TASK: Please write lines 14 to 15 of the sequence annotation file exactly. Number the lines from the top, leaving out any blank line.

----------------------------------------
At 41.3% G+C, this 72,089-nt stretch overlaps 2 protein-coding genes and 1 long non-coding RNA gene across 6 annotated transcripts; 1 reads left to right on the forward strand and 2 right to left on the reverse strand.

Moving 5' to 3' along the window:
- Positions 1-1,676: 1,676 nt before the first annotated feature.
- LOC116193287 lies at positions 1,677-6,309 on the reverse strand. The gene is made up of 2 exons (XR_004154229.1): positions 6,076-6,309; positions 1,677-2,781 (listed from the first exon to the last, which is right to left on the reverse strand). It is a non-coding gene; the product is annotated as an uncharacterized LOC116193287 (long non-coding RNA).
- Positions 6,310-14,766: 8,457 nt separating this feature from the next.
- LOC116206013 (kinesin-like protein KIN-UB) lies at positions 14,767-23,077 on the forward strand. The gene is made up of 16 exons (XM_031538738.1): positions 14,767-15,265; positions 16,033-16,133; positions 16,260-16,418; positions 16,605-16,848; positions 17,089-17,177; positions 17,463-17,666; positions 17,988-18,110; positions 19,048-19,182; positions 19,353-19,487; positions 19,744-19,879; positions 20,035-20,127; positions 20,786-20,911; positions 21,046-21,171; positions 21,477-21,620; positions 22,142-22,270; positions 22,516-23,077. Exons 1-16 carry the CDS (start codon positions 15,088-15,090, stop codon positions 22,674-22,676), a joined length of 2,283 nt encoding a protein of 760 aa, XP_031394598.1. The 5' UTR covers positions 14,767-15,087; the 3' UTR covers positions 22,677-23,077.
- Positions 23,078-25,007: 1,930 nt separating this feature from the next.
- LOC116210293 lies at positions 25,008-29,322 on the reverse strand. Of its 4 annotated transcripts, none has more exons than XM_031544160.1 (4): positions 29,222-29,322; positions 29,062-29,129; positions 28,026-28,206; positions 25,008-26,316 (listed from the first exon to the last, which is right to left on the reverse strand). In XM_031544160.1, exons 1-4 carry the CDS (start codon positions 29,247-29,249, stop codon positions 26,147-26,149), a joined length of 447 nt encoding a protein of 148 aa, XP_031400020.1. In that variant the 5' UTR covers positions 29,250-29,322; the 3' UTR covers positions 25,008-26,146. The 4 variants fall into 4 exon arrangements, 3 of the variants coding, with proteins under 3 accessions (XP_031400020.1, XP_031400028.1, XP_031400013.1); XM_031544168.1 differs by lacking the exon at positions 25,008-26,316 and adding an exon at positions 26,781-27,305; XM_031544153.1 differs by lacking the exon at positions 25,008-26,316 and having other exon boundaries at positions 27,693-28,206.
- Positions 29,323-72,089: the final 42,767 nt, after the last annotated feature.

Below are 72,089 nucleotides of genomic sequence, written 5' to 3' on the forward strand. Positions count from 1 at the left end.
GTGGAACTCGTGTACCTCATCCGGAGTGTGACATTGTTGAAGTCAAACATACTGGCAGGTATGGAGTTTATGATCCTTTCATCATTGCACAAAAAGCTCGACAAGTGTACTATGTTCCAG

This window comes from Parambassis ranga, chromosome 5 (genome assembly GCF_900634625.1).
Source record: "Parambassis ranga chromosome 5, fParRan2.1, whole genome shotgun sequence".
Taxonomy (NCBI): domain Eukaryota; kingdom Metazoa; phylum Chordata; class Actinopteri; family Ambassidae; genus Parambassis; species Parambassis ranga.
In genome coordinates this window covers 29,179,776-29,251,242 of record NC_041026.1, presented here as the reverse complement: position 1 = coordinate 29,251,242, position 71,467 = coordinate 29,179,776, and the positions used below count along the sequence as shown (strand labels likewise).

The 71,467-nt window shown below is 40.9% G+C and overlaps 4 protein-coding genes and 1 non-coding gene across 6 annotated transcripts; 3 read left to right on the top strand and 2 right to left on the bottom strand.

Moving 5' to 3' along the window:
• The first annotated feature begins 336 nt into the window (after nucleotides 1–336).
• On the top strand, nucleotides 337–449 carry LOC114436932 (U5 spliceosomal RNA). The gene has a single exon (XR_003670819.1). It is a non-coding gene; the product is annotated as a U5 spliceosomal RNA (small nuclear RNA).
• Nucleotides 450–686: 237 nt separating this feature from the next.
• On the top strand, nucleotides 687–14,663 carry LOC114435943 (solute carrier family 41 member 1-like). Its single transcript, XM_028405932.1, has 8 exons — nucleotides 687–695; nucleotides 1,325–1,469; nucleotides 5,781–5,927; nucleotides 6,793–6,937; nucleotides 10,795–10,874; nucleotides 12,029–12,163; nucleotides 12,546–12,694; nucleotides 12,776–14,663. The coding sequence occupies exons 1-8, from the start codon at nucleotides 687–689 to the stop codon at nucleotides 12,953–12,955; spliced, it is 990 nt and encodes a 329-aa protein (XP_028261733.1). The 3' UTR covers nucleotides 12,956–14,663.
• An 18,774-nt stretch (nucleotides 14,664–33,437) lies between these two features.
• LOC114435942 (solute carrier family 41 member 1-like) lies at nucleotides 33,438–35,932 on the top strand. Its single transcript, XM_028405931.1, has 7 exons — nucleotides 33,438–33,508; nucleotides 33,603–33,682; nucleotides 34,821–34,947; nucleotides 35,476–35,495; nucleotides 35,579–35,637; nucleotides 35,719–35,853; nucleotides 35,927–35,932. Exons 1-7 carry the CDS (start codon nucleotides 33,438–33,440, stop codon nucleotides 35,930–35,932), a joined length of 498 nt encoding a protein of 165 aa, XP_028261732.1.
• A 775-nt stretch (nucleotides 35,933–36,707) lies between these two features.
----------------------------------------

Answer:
Taxonomy (NCBI): domain Eukaryota; kingdom Metazoa; phylum Chordata; class Actinopteri; family Ambassidae; genus Parambassis; species Parambassis ranga.
In genome coordinates this window covers 29,179,776-29,251,242 of record NC_041026.1, presented here as the reverse complement: position 1 = coordinate 29,251,242, position 71,467 = coordinate 29,179,776, and the positions used below count along the sequence as shown (strand labels likewise).